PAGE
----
UNESCO Dreaming

Lisa HonebrinkSeptember 26, 2019
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Photos by Madison Rutherford, Wikimedia Commons
Photos by Madison Rutherford, Wikimedia Commons

In July, Taliesin West in Scottsdale earned UNESCO World Heritage Site distinction as one of a collection of eight Frank Lloyd Wright-designed buildings. Following the Grand Canyon, it’s the second Arizona spot on the list of 1,121 world sites, 24 of which are in the United States. The list boasts the Taj Mahal and the Pyramids of Giza. It’s a big deal.

The 20th-Century Architecture of Frank Lloyd Wright consists of eight buildings designed by the architect, including Fallingwater and the Solomon R. Guggenheim Museum. In 1972, UNESCO (United Nations Educational, Scientific and Cultural Organization) established the World Heritage Site program to preserve cultural and natural heritage.

It took more than 15 years for the Frank Lloyd Wright Foundation to apply and be accepted, according to Stuart Graff, president and CEO, and it was stymied by the U.S. pulling out of UNESCO on January 1. “We now had to worry that [it] would be denied because of the political/diplomatic situation,” Graff says. In July, their nomination received official designation. “Cultural heritage triumphed that day,” Graff says. “As delegates from around the world came over to congratulate our team and share their own love of Wright’s work, we knew, truly, that his work had always belonged to the world.”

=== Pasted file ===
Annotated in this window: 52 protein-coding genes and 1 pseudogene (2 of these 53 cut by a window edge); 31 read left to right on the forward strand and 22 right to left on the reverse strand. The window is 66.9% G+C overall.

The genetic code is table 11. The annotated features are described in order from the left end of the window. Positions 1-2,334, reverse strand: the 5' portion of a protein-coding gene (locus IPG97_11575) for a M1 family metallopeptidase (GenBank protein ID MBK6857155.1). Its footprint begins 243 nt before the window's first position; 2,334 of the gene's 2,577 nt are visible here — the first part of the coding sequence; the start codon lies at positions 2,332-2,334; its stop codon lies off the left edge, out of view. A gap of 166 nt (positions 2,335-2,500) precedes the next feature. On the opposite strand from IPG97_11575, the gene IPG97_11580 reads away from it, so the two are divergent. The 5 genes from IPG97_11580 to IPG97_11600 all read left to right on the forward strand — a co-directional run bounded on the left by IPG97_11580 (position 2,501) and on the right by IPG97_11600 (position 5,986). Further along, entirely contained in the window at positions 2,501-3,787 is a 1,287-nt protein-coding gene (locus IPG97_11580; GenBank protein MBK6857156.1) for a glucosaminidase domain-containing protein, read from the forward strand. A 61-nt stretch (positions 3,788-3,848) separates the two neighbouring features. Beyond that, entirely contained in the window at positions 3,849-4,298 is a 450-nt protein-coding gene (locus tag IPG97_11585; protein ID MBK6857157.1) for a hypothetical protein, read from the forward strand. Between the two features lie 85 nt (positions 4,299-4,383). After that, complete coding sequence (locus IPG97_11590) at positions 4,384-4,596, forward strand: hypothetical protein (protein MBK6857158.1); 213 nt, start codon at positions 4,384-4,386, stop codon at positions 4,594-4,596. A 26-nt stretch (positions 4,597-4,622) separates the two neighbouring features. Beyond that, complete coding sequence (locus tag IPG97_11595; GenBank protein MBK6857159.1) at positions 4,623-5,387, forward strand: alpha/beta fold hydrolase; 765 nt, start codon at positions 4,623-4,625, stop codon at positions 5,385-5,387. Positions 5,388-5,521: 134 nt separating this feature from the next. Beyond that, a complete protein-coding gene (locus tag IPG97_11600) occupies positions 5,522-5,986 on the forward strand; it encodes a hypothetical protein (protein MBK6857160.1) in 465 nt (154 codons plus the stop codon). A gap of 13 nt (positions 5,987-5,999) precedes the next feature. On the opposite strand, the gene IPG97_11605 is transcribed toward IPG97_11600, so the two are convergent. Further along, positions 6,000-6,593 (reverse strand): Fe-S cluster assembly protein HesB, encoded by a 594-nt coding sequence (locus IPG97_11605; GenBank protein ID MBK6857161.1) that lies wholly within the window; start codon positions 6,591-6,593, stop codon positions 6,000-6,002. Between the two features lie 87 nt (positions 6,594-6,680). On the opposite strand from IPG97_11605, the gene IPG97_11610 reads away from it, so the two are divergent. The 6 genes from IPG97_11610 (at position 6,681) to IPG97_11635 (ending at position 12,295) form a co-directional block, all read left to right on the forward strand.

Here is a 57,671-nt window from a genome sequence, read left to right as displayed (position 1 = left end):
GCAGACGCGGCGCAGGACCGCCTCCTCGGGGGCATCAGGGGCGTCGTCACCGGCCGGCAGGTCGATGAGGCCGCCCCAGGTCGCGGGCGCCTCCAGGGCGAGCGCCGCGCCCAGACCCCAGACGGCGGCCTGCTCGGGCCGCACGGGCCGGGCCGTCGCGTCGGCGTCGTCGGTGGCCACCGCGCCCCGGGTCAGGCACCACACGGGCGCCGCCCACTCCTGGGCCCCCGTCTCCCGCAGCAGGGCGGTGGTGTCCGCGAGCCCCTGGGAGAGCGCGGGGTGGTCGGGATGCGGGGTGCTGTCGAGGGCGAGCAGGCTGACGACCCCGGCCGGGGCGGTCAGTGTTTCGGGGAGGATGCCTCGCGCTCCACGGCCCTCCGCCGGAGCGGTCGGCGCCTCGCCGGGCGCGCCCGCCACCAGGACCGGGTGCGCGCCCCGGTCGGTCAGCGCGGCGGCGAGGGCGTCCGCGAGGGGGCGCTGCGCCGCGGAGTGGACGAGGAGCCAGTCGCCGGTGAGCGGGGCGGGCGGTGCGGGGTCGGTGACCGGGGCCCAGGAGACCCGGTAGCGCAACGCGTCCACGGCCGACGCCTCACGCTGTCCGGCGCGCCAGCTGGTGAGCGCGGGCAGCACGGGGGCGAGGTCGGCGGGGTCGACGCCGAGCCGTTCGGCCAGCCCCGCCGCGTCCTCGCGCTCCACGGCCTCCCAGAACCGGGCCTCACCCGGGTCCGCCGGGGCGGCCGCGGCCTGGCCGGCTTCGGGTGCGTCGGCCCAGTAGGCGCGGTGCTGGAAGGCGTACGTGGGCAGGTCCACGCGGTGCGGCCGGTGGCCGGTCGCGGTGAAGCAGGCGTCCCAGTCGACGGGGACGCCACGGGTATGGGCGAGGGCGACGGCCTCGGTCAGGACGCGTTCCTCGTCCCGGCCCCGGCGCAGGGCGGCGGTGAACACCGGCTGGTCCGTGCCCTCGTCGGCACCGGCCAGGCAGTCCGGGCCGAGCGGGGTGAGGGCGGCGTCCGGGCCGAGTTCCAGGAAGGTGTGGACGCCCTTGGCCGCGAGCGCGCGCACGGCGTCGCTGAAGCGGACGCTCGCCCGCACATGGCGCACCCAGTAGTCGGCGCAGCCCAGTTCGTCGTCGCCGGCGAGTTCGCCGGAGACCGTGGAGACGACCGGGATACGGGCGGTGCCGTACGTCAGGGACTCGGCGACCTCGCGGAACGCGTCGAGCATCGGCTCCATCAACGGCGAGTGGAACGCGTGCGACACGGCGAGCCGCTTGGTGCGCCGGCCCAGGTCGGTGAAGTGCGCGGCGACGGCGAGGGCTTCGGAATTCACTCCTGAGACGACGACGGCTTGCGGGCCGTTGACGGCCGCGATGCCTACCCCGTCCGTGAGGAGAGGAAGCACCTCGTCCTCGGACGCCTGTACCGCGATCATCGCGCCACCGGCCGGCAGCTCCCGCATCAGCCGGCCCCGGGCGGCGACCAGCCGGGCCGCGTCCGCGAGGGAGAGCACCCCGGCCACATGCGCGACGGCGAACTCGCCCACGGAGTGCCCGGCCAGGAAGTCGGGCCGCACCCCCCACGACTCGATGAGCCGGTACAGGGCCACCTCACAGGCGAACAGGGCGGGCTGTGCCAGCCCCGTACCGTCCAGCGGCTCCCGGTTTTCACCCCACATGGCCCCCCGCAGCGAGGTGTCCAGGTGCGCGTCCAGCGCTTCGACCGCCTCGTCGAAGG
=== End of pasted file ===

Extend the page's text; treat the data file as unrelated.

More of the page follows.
In 2015, Tucson became the first U.S. city to receive UNESCO’s Capital of Gastronomy designation, which has made a difference, says Dan Gibson, senior director of communications at Visit Tucson. It has started “conversations – with other cities in the network… with food writers about food culture here, with visitors,” he says. “It also has helped bring attention to organizations doing work in the field… and encouraged local chefs to do more work with local ingredients. For Tucsonans, it’s been something to be proud of.”

Now Valley dwellers can experience the same pride for Taliesin West.

UNESCO Predictions

Our picks for additional Arizona designations, if/when the U.S. rejoins UNESCO:


Old Oraibi 

This Hopi village is the oldest continuously inhabited settlement in the state and country.


Pueblo Grande Ruin 

Centuries-old ruins in present-day Phoenix contain remnants of homes and irrigation canals.


San Xavier del Bac 

Dating to 1699, this Spanish mission near Tucson is one of the oldest standing European structures in the country.


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